I refer to this woman at work as “The Millstone.” Maybe it should have been the Albatross. I’m not sure what ancient code I violated, but I’m pretty sure I’m being punished. How much invective, vitriol, and vituperation should I accept, really, when I’m fairly certain I’ve done nothing wrong.
I’ve been Trying (yes, with a capital letter, I’m that Earnest about the whole thing) to be a Nicer Person, and the Millstone is the inspiration. Not because I think I deserve her denunciations, because I don’t. They aren’t, even, usually about me. She’s angry at someone else, but she can’t yell at them, so she yells at me instead. It’s terrible fun. I think she thinks it means we’re “friends.” Really it means that when I hear her clopping down the hall in her sandals, I want to leap from behind my desk and shut my office door. Or at the very least ask, “What now?” with a withering glare. Instead I rearrange my face into blank pleasantness and answer every comment with a noncommittal, “Uh-huh.” Yes, I’m pretty sure I’m headed to sainthood.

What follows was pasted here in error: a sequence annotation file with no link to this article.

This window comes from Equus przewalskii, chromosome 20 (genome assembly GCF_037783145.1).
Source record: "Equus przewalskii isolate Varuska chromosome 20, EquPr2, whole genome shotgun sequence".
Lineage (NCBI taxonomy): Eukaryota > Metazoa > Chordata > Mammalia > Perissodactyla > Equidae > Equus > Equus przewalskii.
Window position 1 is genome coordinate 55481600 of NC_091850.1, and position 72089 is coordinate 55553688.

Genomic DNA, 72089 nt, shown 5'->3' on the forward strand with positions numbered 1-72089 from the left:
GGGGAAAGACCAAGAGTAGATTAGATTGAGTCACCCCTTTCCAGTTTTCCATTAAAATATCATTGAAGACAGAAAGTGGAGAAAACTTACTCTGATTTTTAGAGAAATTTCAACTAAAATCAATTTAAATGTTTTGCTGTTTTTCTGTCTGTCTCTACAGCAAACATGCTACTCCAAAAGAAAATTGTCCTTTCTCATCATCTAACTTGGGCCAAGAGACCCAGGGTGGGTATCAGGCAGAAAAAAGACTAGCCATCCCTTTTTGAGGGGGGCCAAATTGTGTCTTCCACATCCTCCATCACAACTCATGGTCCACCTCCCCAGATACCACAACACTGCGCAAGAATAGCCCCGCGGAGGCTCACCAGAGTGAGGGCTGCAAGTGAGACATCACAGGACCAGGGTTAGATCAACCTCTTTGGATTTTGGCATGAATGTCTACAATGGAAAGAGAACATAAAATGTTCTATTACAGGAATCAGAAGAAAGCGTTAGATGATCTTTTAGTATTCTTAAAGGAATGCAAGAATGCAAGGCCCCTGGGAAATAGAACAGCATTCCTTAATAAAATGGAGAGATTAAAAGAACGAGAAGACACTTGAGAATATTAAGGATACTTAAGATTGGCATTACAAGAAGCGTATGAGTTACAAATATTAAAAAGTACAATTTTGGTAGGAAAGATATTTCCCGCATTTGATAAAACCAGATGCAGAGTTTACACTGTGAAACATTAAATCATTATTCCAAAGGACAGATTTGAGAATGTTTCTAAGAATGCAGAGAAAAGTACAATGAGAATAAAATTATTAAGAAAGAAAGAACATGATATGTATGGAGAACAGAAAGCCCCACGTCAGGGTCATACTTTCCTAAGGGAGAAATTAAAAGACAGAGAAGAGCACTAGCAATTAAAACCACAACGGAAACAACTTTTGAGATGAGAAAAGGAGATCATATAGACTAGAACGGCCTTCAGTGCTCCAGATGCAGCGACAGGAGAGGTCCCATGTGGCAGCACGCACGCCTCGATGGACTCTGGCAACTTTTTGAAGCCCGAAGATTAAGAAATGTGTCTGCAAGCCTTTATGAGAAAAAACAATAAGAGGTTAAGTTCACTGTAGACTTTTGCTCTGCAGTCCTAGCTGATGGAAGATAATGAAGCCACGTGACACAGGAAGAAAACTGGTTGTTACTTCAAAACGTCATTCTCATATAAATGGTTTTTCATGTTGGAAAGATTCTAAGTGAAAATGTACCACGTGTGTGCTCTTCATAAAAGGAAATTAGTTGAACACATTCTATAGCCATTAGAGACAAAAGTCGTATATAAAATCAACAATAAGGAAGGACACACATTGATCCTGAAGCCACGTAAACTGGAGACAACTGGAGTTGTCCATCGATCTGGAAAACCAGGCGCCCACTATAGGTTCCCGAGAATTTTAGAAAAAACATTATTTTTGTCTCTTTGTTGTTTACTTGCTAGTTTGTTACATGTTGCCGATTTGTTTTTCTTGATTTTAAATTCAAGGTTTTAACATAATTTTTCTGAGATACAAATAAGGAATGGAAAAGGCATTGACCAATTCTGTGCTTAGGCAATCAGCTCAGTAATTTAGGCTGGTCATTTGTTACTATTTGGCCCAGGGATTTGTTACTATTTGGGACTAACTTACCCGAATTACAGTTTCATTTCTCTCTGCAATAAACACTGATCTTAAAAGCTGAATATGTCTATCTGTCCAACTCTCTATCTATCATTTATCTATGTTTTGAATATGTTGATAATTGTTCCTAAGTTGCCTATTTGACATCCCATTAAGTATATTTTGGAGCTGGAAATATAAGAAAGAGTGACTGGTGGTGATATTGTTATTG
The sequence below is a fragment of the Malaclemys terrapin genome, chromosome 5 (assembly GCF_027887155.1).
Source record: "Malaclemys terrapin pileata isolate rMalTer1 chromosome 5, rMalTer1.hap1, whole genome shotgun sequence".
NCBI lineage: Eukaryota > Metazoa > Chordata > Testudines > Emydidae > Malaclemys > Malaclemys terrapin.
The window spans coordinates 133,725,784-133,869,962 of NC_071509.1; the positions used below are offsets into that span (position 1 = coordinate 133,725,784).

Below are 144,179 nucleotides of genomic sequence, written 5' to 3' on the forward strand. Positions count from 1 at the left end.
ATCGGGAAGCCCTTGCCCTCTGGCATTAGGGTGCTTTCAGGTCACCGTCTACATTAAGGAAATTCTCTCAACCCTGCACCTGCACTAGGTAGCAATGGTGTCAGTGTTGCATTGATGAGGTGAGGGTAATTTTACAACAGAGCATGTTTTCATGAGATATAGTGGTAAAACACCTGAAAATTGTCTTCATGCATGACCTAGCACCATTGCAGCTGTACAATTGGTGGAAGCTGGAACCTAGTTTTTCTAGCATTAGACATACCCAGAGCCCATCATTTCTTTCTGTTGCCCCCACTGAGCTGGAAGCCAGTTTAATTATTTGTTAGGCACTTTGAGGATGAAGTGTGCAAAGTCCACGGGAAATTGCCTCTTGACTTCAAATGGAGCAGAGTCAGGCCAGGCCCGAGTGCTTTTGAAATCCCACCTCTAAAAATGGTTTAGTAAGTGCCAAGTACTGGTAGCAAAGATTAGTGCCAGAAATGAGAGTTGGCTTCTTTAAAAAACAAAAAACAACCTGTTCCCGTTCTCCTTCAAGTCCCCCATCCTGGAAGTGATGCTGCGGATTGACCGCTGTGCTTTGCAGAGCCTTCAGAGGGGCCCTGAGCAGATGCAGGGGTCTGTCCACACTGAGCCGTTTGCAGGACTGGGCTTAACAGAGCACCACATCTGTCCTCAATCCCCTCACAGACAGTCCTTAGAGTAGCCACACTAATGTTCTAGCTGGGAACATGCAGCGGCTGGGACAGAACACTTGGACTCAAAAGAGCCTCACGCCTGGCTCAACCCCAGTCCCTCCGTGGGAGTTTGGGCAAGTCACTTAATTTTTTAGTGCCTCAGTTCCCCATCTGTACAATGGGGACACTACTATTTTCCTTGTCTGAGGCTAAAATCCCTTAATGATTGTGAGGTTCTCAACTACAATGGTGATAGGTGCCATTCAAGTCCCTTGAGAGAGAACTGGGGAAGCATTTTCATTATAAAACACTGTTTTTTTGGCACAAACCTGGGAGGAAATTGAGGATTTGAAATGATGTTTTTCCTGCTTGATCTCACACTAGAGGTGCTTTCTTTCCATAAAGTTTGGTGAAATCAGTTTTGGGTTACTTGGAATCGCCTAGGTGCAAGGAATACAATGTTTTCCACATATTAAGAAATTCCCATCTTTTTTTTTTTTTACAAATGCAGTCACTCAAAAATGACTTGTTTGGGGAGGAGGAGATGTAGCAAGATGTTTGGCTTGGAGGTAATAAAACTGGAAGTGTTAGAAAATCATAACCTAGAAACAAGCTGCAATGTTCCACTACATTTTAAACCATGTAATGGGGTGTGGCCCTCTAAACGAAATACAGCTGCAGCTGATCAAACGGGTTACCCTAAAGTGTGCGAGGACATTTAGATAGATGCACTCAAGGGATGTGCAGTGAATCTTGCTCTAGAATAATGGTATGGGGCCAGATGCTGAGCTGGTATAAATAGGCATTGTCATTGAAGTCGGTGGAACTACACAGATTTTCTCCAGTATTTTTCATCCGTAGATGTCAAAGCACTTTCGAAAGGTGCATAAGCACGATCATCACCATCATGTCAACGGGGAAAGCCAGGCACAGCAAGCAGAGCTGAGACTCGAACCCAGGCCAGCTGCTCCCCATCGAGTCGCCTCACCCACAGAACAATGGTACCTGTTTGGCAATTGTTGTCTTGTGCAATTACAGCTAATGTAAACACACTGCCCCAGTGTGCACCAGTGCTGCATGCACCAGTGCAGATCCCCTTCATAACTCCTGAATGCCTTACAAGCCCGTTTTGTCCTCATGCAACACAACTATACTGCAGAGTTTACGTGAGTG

So why Nicer? If I’m already so terribly nice? I never understood the expression, “Wherever you go, there you are,” until I met this woman. She could win the lottery tomorrow (come on, fingers crossed, big money!) and she still wouldn’t be happy. She couldn’t be: She doesn’t know how. She’s the victim of everyone and everything she can’t control (read: the entire universe), and the least little thing sends her into an infuriated panic, about how awful and monstrous every damn thing is, every last person.
I recognize a tiny sliver (read: a generous slice) of myself in her need for control, in her constant feeling as though she never has any. There’s a paradox there, a paradox I am learning to understand, from the Millstone, who, it turns out, is a terribly motivational teacher.